Following the Non-Discrimination analysis performed by the Court of Appeal in the Unwired Planet vs. Huawei case (commented here by Vicente Zafrilla Díaz-Marta), first, a difference was struck between hard-edged Non-Discrimination according to the most favored licensee rule and general/soft-edged Non-Discrimination based on the intrinsic value of the SEPs. The Court, eventually, endorsed the general/soft-edged approach to ND. The general ND approach gives FRAND the holistic and agnostic meaning it was made for, thus establishing an objective benchmark to set the contractual terms – rates – for the license. On the contrary, the hard-edged approach does not fit with the Fair and Reasonable prongs of FRAND, as it establishes a primacy in favor of the ND prong, which will always apply no matter what the Fair and Reasonable royalty will be in the case at sight, and thus going against the unity of the FRAND concept.

The soft-edged interpretation of the Non-Discrimination prong of FRAND leads to the setting of a benchmark royalty “which is then available to all-comers who are similarly situated, taking into account comparable licenses as an essential element to assess the ND prong of FRAND” (parr. 183 Unwired Planet vs. Huawei appeal).

Once the benchmark for ND has been established, an effects-based approach to assess potential anti-competitive effects will be appropriate (parr.197 Unwired Planet vs. Huawei appeal). Within a competition law perspective, as stated by the AG in his opinion on the Case C-525/16 MEO-Serviços de Comunicações e Multimédia SA vs. Autoridade da Concorrência (decision commented here by Urška Petrovčič) : […] the fact that an undertaking has been charged a higher price […]  may be characterised as a disadvantage, but it does not necessarily result in a ‘competitive disadvantage‘ ”. “The rules of competition law are designed to safeguard competition, not to protect competitors” [62].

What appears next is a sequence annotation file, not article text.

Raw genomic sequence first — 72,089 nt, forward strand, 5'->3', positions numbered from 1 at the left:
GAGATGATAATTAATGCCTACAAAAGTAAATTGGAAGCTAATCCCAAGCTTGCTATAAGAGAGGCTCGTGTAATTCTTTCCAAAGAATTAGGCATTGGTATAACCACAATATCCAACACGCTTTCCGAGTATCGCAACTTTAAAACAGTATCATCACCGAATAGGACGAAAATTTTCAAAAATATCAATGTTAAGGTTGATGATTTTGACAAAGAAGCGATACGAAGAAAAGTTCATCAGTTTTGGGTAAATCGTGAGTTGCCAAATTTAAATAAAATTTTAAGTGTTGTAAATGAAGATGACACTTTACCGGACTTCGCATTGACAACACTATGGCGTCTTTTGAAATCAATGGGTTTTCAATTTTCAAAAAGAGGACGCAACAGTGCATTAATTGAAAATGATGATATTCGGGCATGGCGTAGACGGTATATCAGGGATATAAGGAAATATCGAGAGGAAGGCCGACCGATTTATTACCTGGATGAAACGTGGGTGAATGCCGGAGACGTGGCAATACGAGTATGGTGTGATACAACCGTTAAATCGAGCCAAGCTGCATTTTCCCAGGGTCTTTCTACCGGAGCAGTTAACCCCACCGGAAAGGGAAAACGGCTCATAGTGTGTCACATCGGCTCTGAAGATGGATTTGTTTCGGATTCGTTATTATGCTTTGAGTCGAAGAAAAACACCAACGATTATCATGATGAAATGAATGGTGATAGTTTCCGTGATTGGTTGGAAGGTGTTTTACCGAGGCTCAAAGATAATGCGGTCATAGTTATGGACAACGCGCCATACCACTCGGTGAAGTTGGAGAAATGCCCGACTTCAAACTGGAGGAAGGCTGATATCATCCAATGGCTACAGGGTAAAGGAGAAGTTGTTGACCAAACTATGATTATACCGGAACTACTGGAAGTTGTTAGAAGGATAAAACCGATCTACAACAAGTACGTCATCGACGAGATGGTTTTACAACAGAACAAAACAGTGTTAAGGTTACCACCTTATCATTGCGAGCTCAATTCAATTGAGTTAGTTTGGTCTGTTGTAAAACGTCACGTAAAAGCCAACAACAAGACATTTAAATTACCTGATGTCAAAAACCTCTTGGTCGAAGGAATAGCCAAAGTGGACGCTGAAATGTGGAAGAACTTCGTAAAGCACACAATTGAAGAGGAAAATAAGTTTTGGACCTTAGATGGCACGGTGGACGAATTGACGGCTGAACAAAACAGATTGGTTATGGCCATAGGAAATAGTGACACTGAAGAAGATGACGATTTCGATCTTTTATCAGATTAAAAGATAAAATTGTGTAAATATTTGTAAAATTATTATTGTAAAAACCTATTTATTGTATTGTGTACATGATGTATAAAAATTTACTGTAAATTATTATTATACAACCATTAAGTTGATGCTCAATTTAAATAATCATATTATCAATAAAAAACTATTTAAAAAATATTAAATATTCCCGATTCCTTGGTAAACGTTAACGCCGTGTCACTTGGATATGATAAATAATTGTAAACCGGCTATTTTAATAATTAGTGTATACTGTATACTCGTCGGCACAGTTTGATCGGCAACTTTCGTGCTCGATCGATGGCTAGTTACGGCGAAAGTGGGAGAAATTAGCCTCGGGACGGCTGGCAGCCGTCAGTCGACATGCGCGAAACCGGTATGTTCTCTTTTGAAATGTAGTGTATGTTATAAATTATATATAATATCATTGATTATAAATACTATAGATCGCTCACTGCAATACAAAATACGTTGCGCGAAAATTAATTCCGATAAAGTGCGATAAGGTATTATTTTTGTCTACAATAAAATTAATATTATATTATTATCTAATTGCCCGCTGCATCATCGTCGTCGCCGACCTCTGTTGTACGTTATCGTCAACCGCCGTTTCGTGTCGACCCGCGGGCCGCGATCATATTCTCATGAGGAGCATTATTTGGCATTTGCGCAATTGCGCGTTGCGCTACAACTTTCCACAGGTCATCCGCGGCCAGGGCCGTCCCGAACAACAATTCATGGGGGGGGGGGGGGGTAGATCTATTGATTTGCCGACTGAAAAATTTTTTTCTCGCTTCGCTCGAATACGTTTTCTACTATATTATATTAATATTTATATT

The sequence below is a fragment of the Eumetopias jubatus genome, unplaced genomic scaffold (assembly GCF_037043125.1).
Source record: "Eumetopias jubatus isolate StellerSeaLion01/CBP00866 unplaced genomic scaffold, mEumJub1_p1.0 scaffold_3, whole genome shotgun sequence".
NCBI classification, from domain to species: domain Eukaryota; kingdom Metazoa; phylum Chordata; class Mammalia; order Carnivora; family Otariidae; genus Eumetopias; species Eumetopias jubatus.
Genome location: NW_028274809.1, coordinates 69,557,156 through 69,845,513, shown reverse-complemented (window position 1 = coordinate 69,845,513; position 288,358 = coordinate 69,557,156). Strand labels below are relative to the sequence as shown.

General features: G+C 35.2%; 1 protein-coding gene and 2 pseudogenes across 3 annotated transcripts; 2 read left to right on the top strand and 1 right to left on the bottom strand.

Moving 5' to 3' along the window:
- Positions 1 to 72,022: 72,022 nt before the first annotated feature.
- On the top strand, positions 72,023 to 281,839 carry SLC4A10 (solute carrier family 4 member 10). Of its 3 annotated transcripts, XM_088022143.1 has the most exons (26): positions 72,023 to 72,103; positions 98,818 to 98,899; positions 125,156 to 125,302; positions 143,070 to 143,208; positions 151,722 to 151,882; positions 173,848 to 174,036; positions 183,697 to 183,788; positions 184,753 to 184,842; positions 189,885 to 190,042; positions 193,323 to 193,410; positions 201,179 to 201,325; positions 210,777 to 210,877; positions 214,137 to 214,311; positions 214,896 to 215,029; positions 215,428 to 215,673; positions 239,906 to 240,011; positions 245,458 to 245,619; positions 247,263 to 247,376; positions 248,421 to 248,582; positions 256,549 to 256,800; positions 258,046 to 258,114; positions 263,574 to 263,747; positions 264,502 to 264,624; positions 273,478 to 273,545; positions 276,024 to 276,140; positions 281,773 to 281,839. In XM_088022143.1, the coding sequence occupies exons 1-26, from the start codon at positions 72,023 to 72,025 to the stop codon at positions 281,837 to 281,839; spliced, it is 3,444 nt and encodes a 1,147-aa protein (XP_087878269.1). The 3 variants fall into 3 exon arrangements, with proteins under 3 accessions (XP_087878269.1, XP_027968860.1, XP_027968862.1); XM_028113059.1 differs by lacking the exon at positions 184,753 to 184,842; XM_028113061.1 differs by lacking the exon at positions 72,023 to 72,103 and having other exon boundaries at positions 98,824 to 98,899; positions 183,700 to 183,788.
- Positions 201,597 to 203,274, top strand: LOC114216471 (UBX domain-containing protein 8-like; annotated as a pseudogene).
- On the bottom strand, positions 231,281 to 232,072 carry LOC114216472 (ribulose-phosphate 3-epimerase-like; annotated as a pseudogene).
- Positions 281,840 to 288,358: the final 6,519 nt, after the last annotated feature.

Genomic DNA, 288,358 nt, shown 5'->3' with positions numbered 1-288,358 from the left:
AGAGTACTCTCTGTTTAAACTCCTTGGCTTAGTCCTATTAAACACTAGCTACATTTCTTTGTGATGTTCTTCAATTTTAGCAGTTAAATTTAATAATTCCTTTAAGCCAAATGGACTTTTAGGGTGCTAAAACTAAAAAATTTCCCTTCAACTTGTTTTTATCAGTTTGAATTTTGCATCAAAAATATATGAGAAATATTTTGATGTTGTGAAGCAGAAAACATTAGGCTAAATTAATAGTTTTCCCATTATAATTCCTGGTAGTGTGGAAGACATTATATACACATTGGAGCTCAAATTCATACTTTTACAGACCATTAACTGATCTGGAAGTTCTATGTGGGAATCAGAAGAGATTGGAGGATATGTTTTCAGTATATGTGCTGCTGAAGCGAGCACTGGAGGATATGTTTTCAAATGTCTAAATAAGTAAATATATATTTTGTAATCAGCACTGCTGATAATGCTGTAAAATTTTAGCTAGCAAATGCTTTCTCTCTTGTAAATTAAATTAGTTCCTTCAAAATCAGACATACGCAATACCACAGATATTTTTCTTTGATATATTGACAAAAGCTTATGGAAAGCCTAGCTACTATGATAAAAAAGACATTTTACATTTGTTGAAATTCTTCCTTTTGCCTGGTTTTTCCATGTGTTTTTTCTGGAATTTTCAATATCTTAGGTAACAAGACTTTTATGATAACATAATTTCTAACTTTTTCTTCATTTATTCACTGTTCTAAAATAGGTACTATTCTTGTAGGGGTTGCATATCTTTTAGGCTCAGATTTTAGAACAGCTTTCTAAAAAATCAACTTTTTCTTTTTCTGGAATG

Last two cents…

It is pertinent here to refer to Judge Selna’s decision in TCL vs. Ericsson case in the US. Firstly, he does not differentiate between hard and soft-edged ND, rather embracing the former. Furthermore, he held that harm to the firm being offered discriminatory rates is sufficient to amount to a FRAND violation. Such a hard-edged approach which does not take into account the “no distortion-of-competition” requirement appears to be inconsistent with EU law.

In this regard, it is to be recalled that, under the article 102(c) TFEU, applying dissimilar conditions to equivalent transactions with other trading parties may amount to a harm of competition if it is proved that:

  1. Equivalent/comparable transactions;
  2. Resulting in an actual or potential distortion of competition ;
  3. Absence of objective justification.

As held by the appeal court in the Unwired vs. Huawei case: “Competition law will always be available in an appropriate case” [182], but it is necessary to take into account the settled EU law jurisprudence on discriminatory conducts which is inconsistent with the hard-edged approach adopted so far in the US.


*Carlos Muñoz Ferrandis is an IP professional strongly interested in the ICT field, and more specially in the standardization context. He is currently doing a specialization course in Competition Law in the Instituto de Estudios Bursátiles de Madrid. He holds a University Degree in Spanish and French Law from University Complutense of Madrid & University Paris I Panthéon-Sorbonne of Paris, and an LL.M – Magister Lvcentinvs – in Intellectual Property & Information Technology from the University of Alicante. carlosmunozferrandis@gmail.com